The key to this is of course the Bright Light Orange color representing the oilskin/ vinyl clothing or as we call it here in Germany “Friesennerz” as an in-joke to this being a fisherman’s finest everyday Sunday gown. The figures also come with the typical hat with the large rolled up rim hat and the knit wool cap, respectively, so in my world this counts as capturing the essence of these brave seafarers to the point, if in a stereotypical way. My only regret is the lack of opacity on Jonas Jr.‘s printed flap, which kinda ruins the illusion of the bib overalls.
Captain Jonas can be built in both a possessed and a regular form. Once possessed he turns into some sort of pirate ghost with tentacles coming out of his back and a glowing green sword. It doesn’t really add much for me, given that you can’t really do much with the boat itself to transform it accordingly. more on that further down. I suppose it’s okay, though.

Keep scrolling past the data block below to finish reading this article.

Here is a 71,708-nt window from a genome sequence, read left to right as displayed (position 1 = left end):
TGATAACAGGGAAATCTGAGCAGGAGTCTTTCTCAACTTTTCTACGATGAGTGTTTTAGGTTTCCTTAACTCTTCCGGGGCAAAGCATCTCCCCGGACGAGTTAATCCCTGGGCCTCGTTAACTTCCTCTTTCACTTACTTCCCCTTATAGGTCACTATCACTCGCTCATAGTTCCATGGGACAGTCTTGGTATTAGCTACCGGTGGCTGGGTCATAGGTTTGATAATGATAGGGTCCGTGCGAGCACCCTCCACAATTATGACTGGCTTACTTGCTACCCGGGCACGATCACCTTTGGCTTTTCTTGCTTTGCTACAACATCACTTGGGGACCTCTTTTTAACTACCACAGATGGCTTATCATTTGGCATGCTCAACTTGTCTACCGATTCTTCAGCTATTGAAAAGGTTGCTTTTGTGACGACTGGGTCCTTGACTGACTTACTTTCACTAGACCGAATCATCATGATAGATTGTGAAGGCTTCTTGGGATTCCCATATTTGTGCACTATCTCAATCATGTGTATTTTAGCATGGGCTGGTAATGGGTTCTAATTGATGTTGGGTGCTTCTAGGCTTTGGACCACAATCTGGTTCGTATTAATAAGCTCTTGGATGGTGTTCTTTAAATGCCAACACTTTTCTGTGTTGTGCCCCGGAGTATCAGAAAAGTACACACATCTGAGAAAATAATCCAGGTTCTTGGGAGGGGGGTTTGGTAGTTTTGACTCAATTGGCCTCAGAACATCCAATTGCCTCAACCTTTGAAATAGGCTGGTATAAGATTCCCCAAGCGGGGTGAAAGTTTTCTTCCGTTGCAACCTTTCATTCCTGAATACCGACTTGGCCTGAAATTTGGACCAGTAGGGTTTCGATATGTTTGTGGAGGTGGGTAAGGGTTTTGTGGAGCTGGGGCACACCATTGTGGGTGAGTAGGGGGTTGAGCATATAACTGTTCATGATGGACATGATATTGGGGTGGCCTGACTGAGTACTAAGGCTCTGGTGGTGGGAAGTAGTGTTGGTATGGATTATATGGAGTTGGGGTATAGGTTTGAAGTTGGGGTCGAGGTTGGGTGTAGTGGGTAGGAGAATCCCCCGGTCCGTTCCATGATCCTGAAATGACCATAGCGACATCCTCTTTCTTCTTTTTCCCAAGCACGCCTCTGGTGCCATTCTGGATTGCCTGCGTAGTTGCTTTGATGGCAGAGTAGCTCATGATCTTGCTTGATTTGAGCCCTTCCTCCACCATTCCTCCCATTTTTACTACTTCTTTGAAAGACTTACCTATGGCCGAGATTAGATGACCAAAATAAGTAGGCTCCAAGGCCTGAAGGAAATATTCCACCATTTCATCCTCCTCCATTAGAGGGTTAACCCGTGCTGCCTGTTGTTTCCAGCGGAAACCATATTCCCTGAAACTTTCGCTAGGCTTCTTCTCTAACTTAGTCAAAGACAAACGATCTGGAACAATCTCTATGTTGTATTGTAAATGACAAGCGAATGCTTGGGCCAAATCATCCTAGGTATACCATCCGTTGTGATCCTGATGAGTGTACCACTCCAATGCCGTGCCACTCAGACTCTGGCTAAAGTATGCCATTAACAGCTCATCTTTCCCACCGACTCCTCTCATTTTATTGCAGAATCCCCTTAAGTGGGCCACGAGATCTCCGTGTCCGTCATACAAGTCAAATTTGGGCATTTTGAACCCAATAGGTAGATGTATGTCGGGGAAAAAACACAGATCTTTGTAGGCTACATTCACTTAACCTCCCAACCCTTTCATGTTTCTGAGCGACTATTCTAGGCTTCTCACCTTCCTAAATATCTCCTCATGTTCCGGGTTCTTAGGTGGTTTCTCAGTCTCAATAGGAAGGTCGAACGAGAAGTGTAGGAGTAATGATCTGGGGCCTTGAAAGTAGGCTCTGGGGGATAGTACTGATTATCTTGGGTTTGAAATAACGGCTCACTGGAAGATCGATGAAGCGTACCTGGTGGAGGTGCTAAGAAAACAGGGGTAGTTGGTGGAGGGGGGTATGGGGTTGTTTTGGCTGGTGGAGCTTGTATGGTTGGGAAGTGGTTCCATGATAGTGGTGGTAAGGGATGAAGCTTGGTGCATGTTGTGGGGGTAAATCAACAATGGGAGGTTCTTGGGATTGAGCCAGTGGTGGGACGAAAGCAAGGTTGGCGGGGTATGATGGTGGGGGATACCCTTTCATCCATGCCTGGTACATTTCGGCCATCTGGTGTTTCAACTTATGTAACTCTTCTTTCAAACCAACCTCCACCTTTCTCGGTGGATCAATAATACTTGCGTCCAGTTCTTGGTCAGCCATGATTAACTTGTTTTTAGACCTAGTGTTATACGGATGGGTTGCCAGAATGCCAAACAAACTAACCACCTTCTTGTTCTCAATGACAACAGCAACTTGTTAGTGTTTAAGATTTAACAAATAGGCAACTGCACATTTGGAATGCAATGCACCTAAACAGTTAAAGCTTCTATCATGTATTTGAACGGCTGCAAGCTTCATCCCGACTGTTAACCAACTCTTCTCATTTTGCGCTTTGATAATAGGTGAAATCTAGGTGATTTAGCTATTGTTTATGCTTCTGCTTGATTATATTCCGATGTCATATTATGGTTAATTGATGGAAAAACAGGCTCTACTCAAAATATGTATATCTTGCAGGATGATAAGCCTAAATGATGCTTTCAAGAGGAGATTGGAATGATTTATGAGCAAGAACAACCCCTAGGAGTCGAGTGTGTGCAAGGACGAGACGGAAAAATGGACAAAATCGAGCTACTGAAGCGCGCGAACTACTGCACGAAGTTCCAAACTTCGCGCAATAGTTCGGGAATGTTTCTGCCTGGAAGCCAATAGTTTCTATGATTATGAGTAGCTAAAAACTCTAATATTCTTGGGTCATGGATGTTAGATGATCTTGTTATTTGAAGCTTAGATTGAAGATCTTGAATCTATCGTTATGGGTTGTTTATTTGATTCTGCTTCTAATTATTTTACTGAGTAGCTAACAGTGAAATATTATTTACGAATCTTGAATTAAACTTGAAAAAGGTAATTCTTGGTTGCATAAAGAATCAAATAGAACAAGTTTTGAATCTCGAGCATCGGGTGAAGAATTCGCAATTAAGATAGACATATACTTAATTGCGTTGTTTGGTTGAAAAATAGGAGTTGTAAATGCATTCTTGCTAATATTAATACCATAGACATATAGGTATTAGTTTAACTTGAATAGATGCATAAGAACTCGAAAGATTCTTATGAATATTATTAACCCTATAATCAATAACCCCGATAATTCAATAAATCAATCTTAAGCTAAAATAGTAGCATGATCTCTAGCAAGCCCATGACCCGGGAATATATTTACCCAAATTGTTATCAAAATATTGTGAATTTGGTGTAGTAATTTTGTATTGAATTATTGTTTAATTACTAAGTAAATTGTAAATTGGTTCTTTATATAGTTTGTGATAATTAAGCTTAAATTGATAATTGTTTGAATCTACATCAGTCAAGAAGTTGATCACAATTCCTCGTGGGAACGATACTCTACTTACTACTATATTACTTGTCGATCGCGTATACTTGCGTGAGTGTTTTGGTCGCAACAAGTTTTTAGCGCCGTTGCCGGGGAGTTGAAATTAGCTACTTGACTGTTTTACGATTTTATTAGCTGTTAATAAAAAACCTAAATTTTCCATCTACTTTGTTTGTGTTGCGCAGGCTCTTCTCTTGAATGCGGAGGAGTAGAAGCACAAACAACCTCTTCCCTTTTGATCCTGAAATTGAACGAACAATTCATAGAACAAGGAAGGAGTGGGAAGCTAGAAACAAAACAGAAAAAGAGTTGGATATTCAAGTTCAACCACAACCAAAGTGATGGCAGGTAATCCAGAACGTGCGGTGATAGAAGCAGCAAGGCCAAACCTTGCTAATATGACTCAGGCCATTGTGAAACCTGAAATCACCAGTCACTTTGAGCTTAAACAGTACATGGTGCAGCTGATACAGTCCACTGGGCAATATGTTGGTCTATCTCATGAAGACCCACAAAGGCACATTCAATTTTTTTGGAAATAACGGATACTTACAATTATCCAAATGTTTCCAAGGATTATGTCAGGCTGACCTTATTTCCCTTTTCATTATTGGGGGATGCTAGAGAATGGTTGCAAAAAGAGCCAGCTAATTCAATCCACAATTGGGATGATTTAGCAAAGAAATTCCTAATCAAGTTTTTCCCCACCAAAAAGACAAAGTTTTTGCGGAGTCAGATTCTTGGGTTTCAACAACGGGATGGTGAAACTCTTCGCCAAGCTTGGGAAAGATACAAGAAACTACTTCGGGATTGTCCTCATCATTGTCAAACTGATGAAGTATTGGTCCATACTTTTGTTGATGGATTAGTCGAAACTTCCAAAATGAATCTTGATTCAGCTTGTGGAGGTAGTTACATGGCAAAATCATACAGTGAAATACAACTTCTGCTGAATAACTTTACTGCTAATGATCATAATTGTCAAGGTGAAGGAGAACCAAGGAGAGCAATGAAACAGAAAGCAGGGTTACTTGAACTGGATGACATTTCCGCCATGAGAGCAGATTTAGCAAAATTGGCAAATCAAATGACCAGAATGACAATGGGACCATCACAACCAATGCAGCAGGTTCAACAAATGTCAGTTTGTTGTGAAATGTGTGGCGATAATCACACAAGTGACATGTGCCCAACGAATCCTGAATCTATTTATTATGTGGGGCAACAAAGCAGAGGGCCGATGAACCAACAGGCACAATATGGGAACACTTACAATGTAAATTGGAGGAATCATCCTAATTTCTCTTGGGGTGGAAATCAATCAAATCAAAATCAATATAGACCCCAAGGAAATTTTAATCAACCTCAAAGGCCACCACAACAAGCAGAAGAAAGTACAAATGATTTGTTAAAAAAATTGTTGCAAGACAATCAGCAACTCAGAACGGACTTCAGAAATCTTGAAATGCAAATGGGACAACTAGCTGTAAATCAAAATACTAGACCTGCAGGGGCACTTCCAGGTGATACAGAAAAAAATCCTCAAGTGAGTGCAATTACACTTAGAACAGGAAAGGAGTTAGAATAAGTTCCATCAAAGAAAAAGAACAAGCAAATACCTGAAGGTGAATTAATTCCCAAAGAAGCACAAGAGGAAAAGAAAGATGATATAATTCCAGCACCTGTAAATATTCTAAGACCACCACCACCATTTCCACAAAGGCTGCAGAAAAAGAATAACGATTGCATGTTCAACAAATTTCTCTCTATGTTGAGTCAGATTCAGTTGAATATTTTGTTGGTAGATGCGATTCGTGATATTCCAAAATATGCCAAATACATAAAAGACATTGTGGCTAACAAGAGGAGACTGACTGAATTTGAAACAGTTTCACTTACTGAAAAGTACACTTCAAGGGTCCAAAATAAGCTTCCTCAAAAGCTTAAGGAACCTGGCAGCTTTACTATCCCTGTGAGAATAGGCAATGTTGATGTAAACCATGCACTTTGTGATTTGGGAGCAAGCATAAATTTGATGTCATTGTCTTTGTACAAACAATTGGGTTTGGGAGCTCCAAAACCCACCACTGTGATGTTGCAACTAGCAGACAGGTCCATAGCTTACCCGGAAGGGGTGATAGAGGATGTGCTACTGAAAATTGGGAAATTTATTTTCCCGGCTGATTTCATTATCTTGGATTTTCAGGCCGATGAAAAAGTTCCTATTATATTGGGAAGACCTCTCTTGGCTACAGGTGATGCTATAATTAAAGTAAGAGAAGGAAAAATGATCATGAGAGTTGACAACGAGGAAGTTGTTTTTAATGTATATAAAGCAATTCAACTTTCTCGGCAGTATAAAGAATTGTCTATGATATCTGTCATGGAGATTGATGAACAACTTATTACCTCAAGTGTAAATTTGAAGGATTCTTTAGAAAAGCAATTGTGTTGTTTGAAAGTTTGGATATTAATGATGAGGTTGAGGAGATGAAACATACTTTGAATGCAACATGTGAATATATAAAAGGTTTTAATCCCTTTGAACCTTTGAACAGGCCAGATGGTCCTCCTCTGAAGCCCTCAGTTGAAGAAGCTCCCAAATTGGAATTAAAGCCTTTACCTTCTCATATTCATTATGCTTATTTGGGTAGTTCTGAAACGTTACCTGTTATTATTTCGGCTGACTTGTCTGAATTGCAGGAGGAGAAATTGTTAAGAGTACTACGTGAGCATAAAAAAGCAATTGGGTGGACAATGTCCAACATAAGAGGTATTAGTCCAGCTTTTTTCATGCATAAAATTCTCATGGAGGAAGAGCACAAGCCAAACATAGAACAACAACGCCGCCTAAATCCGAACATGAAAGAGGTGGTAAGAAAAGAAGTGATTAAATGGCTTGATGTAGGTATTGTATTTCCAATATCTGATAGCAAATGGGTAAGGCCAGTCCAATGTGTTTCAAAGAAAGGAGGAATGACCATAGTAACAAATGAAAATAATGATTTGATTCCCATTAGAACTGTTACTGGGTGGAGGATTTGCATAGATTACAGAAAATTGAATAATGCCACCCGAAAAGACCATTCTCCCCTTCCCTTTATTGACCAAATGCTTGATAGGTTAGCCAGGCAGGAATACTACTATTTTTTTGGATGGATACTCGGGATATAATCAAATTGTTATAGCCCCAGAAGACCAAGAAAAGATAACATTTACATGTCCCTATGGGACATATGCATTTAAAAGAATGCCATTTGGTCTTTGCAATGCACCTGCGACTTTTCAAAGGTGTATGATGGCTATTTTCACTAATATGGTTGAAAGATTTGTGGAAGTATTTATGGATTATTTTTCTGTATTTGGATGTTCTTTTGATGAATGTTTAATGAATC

Interestingly, the set comes with an albino crocodile. For a high seas them that is a bit of an odd choice even if in the play fiction the boat is thrown ashore/ stranded on a reef. The alligator would have kinda made more sense in the Riverside Houseboat (31093) from earlier this year. Still, nice to have one, regardless, given that there haven’t been that many crocodiles/ gators using this mold in recent years no matter the color.
Rather than relying on dedicated ship hull parts, the boat is built from more generalized standard pieces. This makes it easier to re-use them in other projects. You can of course argue endlessly whether using a large airplane underside part for the ship’s bow is really that much different, but in my opinion for such a shell in Dark Blue it’s easier to find alternate uses than say for a Coral colored large hull piece like on the LEGO Friends Rescue Mission Boat (41381). Your mileage may vary, naturally.